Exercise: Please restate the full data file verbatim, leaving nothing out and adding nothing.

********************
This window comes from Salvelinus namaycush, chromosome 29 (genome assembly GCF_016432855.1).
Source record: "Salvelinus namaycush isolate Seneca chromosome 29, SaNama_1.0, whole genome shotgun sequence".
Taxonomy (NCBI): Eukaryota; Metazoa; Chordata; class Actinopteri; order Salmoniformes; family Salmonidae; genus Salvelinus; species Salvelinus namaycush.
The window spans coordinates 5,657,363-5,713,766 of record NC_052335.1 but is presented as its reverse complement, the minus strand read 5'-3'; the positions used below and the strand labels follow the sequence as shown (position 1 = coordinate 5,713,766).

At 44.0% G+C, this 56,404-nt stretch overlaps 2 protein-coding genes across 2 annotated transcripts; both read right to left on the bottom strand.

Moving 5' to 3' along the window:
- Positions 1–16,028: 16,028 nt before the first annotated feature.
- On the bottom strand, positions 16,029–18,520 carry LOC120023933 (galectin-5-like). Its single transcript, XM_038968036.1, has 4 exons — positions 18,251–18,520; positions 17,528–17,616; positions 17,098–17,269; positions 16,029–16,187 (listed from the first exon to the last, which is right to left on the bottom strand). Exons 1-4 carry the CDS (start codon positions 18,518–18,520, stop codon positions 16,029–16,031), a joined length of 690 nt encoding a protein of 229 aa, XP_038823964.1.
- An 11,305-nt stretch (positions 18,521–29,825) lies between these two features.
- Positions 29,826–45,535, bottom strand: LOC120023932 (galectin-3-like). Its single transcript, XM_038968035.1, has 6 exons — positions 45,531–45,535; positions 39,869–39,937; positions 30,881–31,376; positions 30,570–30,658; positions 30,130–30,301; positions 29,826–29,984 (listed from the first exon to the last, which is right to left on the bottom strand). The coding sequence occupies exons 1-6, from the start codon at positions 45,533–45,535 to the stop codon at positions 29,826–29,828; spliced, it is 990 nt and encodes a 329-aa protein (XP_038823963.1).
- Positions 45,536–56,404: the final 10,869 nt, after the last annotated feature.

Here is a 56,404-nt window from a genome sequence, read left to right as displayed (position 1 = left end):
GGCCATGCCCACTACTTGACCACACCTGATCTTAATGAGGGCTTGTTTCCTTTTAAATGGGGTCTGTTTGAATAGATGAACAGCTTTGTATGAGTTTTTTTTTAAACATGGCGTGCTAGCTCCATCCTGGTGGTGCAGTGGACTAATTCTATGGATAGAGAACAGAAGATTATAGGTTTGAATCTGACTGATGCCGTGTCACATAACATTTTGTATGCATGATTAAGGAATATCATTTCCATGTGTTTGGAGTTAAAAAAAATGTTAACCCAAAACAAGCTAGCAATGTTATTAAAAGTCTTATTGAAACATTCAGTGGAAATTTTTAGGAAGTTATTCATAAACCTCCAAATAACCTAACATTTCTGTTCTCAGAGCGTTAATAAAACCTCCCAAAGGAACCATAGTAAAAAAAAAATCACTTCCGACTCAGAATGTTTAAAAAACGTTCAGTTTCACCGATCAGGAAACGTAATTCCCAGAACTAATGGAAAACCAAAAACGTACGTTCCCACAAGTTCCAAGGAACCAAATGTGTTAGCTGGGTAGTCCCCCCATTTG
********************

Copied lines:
This window comes from Salvelinus namaycush, chromosome 29 (genome assembly GCF_016432855.1).
Source record: "Salvelinus namaycush isolate Seneca chromosome 29, SaNama_1.0, whole genome shotgun sequence".
Taxonomy (NCBI): Eukaryota; Metazoa; Chordata; class Actinopteri; order Salmoniformes; family Salmonidae; genus Salvelinus; species Salvelinus namaycush.
The window spans coordinates 5,657,363-5,713,766 of record NC_052335.1 but is presented as its reverse complement, the minus strand read 5'-3'; the positions used below and the strand labels follow the sequence as shown (position 1 = coordinate 5,713,766).

At 44.0% G+C, this 56,404-nt stretch overlaps 2 protein-coding genes across 2 annotated transcripts; both read right to left on the bottom strand.

Moving 5' to 3' along the window:
- Positions 1–16,028: 16,028 nt before the first annotated feature.
- On the bottom strand, positions 16,029–18,520 carry LOC120023933 (galectin-5-like). Its single transcript, XM_038968036.1, has 4 exons — positions 18,251–18,520; positions 17,528–17,616; positions 17,098–17,269; positions 16,029–16,187 (listed from the first exon to the last, which is right to left on the bottom strand). Exons 1-4 carry the CDS (start codon positions 18,518–18,520, stop codon positions 16,029–16,031), a joined length of 690 nt encoding a protein of 229 aa, XP_038823964.1.
- An 11,305-nt stretch (positions 18,521–29,825) lies between these two features.
- Positions 29,826–45,535, bottom strand: LOC120023932 (galectin-3-like). Its single transcript, XM_038968035.1, has 6 exons — positions 45,531–45,535; positions 39,869–39,937; positions 30,881–31,376; positions 30,570–30,658; positions 30,130–30,301; positions 29,826–29,984 (listed from the first exon to the last, which is right to left on the bottom strand). The coding sequence occupies exons 1-6, from the start codon at positions 45,533–45,535 to the stop codon at positions 29,826–29,828; spliced, it is 990 nt and encodes a 329-aa protein (XP_038823963.1).
- Positions 45,536–56,404: the final 10,869 nt, after the last annotated feature.

Here is a 56,404-nt window from a genome sequence, read left to right as displayed (position 1 = left end):
GGCCATGCCCACTACTTGACCACACCTGATCTTAATGAGGGCTTGTTTCCTTTTAAATGGGGTCTGTTTGAATAGATGAACAGCTTTGTATGAGTTTTTTTTTAAACATGGCGTGCTAGCTCCATCCTGGTGGTGCAGTGGACTAATTCTATGGATAGAGAACAGAAGATTATAGGTTTGAATCTGACTGATGCCGTGTCACATAACATTTTGTATGCATGATTAAGGAATATCATTTCCATGTGTTTGGAGTTAAAAAAAATGTTAACCCAAAACAAGCTAGCAATGTTATTAAAAGTCTTATTGAAACATTCAGTGGAAATTTTTAGGAAGTTATTCATAAACCTCCAAATAACCTAACATTTCTGTTCTCAGAGCGTTAATAAAACCTCCCAAAGGAACCATAGTAAAAAAAAAATCACTTCCGACTCAGAATGTTTAAAAAACGTTCAGTTTCACCGATCAGGAAACGTAATTCCCAGAACTAATGGAAAACCAAAAACGTACGTTCCCACAAGTTCCAAGGAACCAAATGTGTTAGCTGGGTAGTCCCCCCATTTG